Weekly Press Review – 26 September 2014

Hout Bay beach has made headlines this week.  The beach has been closed since late last week after standard water tests revealed high levels of E.coli.

According to Benedicta van Minnen of the mayor’s office, the cause of the high E.coli levels may not necessarily be only due to human waste in the Disa River which flows through Hout Bay.  She stated that, after the heavy rains at the end of the rainy season, the storm water flowing into the sea can also raise the E.coli levels.

The NSRI was in the news again this week after rescuing a sailor who fractured his hand and arm whilst on board his vessel.

The Anna M was sailing from Cameroon to Singapore when a 41-year old Turkish sailor fell 5 metres on board his vessel and required medical assistance.  The vessel headed for Cape Town to arrange for the evacuation of the sailor.

Pat van Eyssen NSROI Table Bay station commander said, “Our NSRI Table Bay volunteer sea rescue duty crew launched our sea rescue craft accompanied by two Western Cape Government Health EMS rescue paramedics and responded.”

The sailor is being treated at Christiaan Barnard Memorial Hospital.

Results of studies done by Nasa regarding the thinning of the ice in the Arctic sea grabbed also attracted some media attention.  Ice readings are at their sixth lowest since recording began in 1978.

Nasa tracks sea ice from space, as well as performing airborne field research.  Operation IceBridge operates flights over the Arctic and has been measuring sea ice and ice sheets for several years.

According to Walter Meier, researcher at Nasa’s Goddard Space Flight Centre in Maryland, “It is so much thinner than it used to be, it is more susceptible to melting.”

Weekly Press Review – 8 March 2013

Journalists were alerted that there is a port in Cape Town last weekend when a South Korean long-liner, the Hwa-Tsan, blazed for over four hours in the Cape Town harbour. Sadly a loss of life was reported. One crew member died and another 25 had to be rescued from the burning vessel. The vessel was berthed at the Landing Wharf off Duncan Road.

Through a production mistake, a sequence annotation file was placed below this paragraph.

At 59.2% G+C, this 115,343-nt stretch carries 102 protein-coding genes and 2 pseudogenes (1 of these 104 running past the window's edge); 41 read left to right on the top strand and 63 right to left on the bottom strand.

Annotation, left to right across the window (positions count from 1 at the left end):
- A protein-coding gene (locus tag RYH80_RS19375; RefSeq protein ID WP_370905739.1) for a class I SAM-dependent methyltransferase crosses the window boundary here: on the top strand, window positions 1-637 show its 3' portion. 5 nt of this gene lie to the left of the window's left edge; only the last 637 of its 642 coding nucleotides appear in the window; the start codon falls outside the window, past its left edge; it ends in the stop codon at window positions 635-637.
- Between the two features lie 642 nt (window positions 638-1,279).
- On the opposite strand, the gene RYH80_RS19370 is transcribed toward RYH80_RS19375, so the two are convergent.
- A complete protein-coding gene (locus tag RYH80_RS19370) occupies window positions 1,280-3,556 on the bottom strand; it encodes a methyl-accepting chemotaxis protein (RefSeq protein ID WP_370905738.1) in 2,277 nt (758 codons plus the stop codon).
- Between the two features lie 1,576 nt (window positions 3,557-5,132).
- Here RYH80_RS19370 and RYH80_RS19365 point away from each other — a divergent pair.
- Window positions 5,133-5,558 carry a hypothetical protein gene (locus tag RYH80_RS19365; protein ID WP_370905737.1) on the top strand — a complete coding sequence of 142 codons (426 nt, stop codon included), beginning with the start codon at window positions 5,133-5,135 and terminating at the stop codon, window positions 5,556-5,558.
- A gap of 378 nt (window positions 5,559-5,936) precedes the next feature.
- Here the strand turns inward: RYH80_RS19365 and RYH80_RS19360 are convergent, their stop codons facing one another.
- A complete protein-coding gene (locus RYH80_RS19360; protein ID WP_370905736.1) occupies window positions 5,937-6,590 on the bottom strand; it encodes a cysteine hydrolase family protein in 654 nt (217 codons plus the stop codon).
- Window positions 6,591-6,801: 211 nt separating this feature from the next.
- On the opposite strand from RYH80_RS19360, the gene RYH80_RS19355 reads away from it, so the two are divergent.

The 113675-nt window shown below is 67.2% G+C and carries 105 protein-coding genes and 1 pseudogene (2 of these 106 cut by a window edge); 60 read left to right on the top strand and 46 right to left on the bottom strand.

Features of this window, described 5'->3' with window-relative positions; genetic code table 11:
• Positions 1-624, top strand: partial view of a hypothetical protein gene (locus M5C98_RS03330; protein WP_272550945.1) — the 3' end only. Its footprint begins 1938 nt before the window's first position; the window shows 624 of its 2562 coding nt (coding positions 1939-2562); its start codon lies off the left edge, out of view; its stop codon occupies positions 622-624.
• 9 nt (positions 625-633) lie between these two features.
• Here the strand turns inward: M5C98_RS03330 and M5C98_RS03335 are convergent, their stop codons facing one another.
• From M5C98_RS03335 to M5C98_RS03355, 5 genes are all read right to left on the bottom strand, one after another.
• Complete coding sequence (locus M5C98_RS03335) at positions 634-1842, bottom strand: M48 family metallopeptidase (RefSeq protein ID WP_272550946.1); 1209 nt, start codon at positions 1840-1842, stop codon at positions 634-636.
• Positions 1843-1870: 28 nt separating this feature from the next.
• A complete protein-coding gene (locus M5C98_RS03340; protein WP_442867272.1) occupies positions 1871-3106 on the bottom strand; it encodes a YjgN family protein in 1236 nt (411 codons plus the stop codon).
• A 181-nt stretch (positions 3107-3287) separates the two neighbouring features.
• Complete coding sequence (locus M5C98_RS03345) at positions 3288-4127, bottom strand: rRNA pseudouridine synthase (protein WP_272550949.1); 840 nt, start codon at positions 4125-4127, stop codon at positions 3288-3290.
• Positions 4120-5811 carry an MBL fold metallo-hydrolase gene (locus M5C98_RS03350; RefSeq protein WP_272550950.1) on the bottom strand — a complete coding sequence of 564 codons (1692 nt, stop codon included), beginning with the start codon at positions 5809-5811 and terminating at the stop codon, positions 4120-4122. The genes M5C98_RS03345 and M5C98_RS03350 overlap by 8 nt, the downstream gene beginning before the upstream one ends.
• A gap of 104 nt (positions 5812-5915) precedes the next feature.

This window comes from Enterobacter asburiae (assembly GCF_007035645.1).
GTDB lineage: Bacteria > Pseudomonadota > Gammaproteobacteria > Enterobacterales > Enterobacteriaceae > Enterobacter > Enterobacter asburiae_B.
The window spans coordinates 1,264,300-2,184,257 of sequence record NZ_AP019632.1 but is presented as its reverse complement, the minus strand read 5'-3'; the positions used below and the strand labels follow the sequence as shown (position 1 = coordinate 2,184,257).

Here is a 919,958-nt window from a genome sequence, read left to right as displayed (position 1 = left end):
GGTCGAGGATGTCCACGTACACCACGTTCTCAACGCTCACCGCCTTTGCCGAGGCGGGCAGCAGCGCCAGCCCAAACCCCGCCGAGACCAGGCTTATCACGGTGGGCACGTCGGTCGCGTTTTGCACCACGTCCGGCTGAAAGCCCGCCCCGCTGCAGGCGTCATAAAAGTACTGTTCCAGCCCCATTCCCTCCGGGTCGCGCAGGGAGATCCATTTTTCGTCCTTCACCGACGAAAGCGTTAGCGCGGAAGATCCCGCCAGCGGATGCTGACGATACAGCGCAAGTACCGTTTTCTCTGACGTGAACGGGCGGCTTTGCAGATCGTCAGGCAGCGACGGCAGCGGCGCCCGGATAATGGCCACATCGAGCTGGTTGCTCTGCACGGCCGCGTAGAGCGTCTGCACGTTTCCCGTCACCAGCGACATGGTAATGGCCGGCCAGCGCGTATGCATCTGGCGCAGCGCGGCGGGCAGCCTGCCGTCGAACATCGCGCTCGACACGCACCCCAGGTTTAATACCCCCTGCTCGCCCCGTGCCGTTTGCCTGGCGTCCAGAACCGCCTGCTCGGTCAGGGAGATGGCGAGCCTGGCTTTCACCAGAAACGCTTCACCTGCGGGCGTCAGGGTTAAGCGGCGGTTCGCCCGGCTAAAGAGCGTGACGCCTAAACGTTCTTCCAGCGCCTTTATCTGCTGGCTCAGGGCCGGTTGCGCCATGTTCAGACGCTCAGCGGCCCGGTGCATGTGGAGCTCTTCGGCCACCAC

Reports indicate that an investigation by the South African Maritime Safety Authority (SAMSA), and in terms of international maritime conventions, is underway and a case of arson has been opened by the police.

Wilfred Solomons-Johannes of the Disaster Risk Management Centre was quoted saying that emergency personnel had managed to avert any significant pollution.

An article published in the Cape Times this week presented the results of both an alarming and an interesting new study. The study, conducted by Laurence Smith, a professor of geography at the University of California, suggested that the melting ice of the Arctic, due to a continually warming climate, could result in new sea routes, through what is now solid ice, straight across the Arctic.

Although winter ice would not make this an all-year round proposition, the study indicates that by the year 2050 this could actually be a viable option.

There was some good news for residents of Blouberg. Some action is finally being taken to remove the remaining wreck of the Seli 1. The Department of Transport (DoT) and the SA Navy are working together to cut up the already weakened wreck and then hope to leave the winter storms to do the rest.

Debbie James of the South African Maritime Safety Authority (SAMSA) said that the project would be used as a training exercise, saying: ‘They are going to cut it down as far as they can and let the winter storms break it up. They’re going to get it to a minimum of three metres below sea level so that it is not a hazard.”

We’ll wait on the maritime industry’s opinion about that however; and certainly hope that the DoT’s contract with the navy will run more smoothly than the one that the Department of Agriculture Forestry and Fisheries embarked on.